The prognosis is, unfortunately, grim. There is some hope in the small drop in mobility (the relationship between mobility and infection is quite complex, but the higher the mobility the more chance for the virus to spread), but there appear to be only limited policy actions that could stop the spread.
Modelling of future scenarios is difficult, as there are plenty of unknowns:
(i) levels of pre-existent immunity and immunity acquired during the previous wave;
(ii) effects of non-pharmaceutical actions, like lockdowns and curfews;
(iii) huge heterogeneities in between cities and countryside, and poor and rich;
(iv) even the actual numbers are subject to huge under-reporting and so we do not know exactly the infection and death status.
With these caveats, some modelling results suggest that India is likely to experience a massive wave of infection, with the daily true number of cases reaching 15,000,000 (for comparison, London population is 9,000,000) and the daily number of deaths exceeding 13,000 (the Infection Fatality Rate, IFR, i.e. the ratio between the number of deaths and the number of infected individuals might be lower than in countries like the UK, as the Indian population is younger). The modelling results shown here come from an approach developed by the Institute for Health Metrics and Evaluation (IHME) which is an independent global health research centre at the University of Washington, USA.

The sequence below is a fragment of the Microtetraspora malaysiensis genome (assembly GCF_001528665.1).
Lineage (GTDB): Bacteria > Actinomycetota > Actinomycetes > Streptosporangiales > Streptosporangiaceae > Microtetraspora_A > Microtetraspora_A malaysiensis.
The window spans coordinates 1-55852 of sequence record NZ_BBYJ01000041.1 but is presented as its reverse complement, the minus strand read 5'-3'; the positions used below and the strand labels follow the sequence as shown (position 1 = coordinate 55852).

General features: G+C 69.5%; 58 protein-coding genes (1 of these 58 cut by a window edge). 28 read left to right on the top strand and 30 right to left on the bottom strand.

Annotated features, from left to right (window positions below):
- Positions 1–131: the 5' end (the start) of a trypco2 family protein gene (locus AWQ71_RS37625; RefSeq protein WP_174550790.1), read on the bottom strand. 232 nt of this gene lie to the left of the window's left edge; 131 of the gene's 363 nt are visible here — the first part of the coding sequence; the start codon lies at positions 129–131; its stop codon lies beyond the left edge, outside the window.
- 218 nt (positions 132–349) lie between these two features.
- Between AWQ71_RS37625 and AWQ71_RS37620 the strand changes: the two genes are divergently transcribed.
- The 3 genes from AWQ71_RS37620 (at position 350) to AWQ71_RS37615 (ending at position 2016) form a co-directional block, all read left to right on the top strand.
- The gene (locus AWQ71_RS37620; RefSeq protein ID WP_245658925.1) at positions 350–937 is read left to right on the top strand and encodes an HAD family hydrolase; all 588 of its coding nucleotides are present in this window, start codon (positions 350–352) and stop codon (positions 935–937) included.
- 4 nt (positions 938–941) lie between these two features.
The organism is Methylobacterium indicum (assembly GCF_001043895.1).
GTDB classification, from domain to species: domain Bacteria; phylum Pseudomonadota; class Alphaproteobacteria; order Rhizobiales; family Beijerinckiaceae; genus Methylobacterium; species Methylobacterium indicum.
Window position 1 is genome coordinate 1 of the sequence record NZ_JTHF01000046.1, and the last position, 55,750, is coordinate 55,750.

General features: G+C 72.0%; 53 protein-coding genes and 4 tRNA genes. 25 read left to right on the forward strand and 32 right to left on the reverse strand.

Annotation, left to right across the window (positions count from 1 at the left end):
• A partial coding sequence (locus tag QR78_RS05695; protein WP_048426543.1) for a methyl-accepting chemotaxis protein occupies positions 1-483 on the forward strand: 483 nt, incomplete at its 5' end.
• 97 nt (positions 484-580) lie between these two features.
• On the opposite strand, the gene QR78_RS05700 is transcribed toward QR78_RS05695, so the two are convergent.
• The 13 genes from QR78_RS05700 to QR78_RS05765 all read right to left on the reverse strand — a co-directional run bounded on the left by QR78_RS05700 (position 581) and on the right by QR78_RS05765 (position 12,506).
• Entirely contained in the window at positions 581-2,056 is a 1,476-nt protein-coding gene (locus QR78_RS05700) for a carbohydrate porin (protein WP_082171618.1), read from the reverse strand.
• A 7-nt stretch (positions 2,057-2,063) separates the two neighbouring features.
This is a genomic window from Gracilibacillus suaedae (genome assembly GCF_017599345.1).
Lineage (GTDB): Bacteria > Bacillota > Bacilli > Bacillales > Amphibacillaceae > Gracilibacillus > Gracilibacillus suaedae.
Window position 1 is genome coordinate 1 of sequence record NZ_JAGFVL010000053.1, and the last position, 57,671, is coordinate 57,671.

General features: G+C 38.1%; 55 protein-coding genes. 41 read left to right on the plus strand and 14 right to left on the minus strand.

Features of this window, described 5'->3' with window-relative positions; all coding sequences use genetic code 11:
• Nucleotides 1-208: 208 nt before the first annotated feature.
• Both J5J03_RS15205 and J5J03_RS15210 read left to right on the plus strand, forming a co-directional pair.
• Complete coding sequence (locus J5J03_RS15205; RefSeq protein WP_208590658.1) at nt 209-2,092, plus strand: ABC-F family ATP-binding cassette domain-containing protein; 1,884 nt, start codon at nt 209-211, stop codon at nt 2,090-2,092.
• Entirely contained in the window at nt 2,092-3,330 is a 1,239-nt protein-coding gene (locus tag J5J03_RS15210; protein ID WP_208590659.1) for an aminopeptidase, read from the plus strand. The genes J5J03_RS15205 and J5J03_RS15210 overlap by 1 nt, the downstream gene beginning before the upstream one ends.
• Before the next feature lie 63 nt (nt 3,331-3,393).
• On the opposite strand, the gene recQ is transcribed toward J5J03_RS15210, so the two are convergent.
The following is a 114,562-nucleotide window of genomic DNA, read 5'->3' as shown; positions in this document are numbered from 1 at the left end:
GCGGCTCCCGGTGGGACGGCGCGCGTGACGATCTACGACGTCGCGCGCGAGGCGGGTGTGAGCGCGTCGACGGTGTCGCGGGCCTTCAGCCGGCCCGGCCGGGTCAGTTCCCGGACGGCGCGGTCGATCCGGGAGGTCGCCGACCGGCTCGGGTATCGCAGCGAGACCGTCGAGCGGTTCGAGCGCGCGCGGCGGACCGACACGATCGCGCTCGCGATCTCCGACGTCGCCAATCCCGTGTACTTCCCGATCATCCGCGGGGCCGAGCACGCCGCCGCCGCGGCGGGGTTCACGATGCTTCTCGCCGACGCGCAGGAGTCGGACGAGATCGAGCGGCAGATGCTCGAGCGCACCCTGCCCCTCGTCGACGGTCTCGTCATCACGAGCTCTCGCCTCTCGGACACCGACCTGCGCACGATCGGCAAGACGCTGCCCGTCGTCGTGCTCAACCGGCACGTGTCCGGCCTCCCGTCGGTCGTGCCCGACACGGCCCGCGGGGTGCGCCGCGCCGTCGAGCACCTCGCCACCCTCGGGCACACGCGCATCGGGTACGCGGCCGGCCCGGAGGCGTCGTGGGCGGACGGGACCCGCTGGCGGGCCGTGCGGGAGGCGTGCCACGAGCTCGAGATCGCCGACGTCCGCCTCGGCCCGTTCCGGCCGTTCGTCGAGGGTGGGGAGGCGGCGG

I do really hope the scenario shown above will not materialise and somehow the epidemic will stop spreading through India. I am thinking of all my friends and colleagues in India, and all the people I met and seen, and I am praying that they are spared the infection and complications.
But I am also seeing the current developments in India as a warning to all of us. The scenario of a relatively small “first wave”, followed by relaxation of regulations too early and (relatively) open borders, combined with the rise of new strains (like B.1.617), is something that has been happening across the world and leading to a huge “second” or “third” wave. Many countries in Eastern Europe (like my native Poland), the UK, Chile, and others have shown a similar pattern, although not at such scale and rapidity.
The current events in India also seem to contradict many theories that have been used by lockdown sceptics and those who advocate the “light-touch” approach to COVID-19 – pre-existing immunity was supposed to protect the Indian population from the virus or herd immunity was supposed to have been reached a long time ago. Examples from Brazil, Chile and now India show exactly what might have happened in the UK, Poland, and across the world if the virus was allowed to spread uncontrolled. We might criticise our governments and scientists for many things, but not for imposing lockdown controls and developing and successfully administering the vaccine.
My thoughts are now with India. There is not much I can do to help with fighting the outbreak. But, I do hope that my work with colleagues in India would help long term in restoring the country’s food security post-pandemic. I look forward to future visits and tasting again the fabulous Indian food.